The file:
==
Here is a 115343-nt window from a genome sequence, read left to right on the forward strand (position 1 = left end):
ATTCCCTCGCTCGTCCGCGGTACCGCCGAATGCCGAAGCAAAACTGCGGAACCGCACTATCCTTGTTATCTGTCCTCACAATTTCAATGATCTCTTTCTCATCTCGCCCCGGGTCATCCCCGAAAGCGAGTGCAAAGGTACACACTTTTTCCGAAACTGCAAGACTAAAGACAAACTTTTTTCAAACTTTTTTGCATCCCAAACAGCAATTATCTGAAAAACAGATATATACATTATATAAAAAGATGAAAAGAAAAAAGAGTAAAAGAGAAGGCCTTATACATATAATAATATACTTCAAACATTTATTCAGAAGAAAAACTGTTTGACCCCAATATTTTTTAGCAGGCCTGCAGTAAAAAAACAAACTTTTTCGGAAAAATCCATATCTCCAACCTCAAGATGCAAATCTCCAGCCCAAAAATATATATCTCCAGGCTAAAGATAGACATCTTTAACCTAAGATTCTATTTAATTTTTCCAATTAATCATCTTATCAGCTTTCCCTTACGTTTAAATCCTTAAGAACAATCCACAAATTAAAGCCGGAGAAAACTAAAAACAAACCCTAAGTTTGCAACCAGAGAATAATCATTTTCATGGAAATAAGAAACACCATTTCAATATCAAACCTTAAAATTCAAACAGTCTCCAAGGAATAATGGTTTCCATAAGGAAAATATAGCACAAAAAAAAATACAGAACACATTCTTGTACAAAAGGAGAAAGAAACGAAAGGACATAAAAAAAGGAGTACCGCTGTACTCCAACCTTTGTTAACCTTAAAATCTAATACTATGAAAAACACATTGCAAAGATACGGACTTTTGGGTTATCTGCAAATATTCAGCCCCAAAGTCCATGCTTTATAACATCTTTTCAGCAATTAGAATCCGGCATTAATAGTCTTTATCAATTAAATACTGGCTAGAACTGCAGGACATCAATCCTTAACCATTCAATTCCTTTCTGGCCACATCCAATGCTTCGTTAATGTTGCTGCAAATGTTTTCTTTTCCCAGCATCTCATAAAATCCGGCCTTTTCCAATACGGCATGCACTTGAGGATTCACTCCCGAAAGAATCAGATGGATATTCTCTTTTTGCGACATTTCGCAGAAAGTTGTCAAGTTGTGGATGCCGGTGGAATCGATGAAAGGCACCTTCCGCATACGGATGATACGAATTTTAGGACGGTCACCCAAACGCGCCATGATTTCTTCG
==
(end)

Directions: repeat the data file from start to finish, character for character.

Here is a 115343-nt window from a genome sequence, read left to right on the forward strand (position 1 = left end):
ATTCCCTCGCTCGTCCGCGGTACCGCCGAATGCCGAAGCAAAACTGCGGAACCGCACTATCCTTGTTATCTGTCCTCACAATTTCAATGATCTCTTTCTCATCTCGCCCCGGGTCATCCCCGAAAGCGAGTGCAAAGGTACACACTTTTTCCGAAACTGCAAGACTAAAGACAAACTTTTTTCAAACTTTTTTGCATCCCAAACAGCAATTATCTGAAAAACAGATATATACATTATATAAAAAGATGAAAAGAAAAAAGAGTAAAAGAGAAGGCCTTATACATATAATAATATACTTCAAACATTTATTCAGAAGAAAAACTGTTTGACCCCAATATTTTTTAGCAGGCCTGCAGTAAAAAAACAAACTTTTTCGGAAAAATCCATATCTCCAACCTCAAGATGCAAATCTCCAGCCCAAAAATATATATCTCCAGGCTAAAGATAGACATCTTTAACCTAAGATTCTATTTAATTTTTCCAATTAATCATCTTATCAGCTTTCCCTTACGTTTAAATCCTTAAGAACAATCCACAAATTAAAGCCGGAGAAAACTAAAAACAAACCCTAAGTTTGCAACCAGAGAATAATCATTTTCATGGAAATAAGAAACACCATTTCAATATCAAACCTTAAAATTCAAACAGTCTCCAAGGAATAATGGTTTCCATAAGGAAAATATAGCACAAAAAAAAATACAGAACACATTCTTGTACAAAAGGAGAAAGAAACGAAAGGACATAAAAAAAGGAGTACCGCTGTACTCCAACCTTTGTTAACCTTAAAATCTAATACTATGAAAAACACATTGCAAAGATACGGACTTTTGGGTTATCTGCAAATATTCAGCCCCAAAGTCCATGCTTTATAACATCTTTTCAGCAATTAGAATCCGGCATTAATAGTCTTTATCAATTAAATACTGGCTAGAACTGCAGGACATCAATCCTTAACCATTCAATTCCTTTCTGGCCACATCCAATGCTTCGTTAATGTTGCTGCAAATGTTTTCTTTTCCCAGCATCTCATAAAATCCGGCCTTTTCCAATACGGCATGCACTTGAGGATTCACTCCCGAAAGAATCAGATGGATATTCTCTTTTTGCGACATTTCGCAGAAAGTTGTCAAGTTGTGGATGCCGGTGGAATCGATGAAAGGCACCTTCCGCATACGGATGATACGAATTTTAGGACGGTCACCCAAACGCGCCATGATTTCTTCG